The flash report is a mini forecast that is done for management. This report is done on a weekly basis and the purpose of it is to keep management updated on the current month's sales and any other issues that have changed from the forecast.
The flash report is the fourth and final report that management will
evaluate as it relates to the forecasted financial numbers. Forecasting
begins with the long-term plan; this will look at the next five years
of sales and costs. Next, is the annual budget. The budget predicts the
sales and costs for the current, or first year of the long-term plan.
After the budget, a forecast is done each month. The forecast will report the actual sales and costs for any months that are complete in the current year, and forecast the remainder of the year. For example, if we have just completed February, we would report the actual results for January and February and forecast the sales and costs for March through December by month. Many companies refer to the forecast as the 2+10, meaning 2 months actual results and ten forecasted. After March month-end results, the forecast would then be the 3+10.
Now we get to the flash. The flash takes the forecast and adjusts it for any known changes in sales or costs. The report is usually not very formal, but is just a few lines of information. It will show the forecasted sales and costs in summary in one column and report the anticipated sales and costs in the column next to it. Changes are shown and notes are added to the report so management can understand what is causing the changes.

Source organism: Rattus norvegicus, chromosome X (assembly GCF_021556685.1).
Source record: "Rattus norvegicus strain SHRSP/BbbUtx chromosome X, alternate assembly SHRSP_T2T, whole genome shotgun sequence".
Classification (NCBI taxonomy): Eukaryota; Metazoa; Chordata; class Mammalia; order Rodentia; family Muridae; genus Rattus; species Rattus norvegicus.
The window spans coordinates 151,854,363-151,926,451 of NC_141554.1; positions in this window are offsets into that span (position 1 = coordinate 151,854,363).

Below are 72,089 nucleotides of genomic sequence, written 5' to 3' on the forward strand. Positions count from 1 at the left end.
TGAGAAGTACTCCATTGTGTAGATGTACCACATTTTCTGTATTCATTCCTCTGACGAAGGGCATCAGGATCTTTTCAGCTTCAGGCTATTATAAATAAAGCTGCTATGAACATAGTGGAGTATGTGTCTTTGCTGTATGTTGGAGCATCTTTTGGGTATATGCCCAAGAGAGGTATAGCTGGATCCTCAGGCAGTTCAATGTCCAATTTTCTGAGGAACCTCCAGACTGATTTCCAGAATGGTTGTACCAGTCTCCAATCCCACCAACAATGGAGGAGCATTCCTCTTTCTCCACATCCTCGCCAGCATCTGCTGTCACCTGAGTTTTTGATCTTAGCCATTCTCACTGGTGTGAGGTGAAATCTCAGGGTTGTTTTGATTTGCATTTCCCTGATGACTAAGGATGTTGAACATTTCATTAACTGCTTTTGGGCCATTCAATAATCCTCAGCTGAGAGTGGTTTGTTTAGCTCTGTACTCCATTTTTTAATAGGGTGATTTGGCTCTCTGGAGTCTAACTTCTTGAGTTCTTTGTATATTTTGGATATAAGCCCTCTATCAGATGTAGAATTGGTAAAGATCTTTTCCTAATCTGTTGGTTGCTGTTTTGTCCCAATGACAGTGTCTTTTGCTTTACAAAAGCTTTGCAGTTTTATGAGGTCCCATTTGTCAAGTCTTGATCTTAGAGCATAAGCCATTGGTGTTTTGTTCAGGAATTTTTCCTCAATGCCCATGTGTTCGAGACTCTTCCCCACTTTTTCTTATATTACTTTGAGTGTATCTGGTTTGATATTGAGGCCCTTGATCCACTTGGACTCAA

This report is useful to management because they are responsible for meeting budgeted and forecasted numbers each month. If sales for the month all of a sudden are going down substantially, it is management's responsibility to react and reduce costs. Management will reduce labor hours if possible, reduce purchases and may even slow down or put off large projects.
The flash report is used to maintain tight control on expenses. Not all businesses require this report, but it is common in businesses that have a large number of direct labor employees, such as in manufacturing. In tightly controlled companies, the last thing management wants is to have to explain why they didn't react quickly to changes in sales.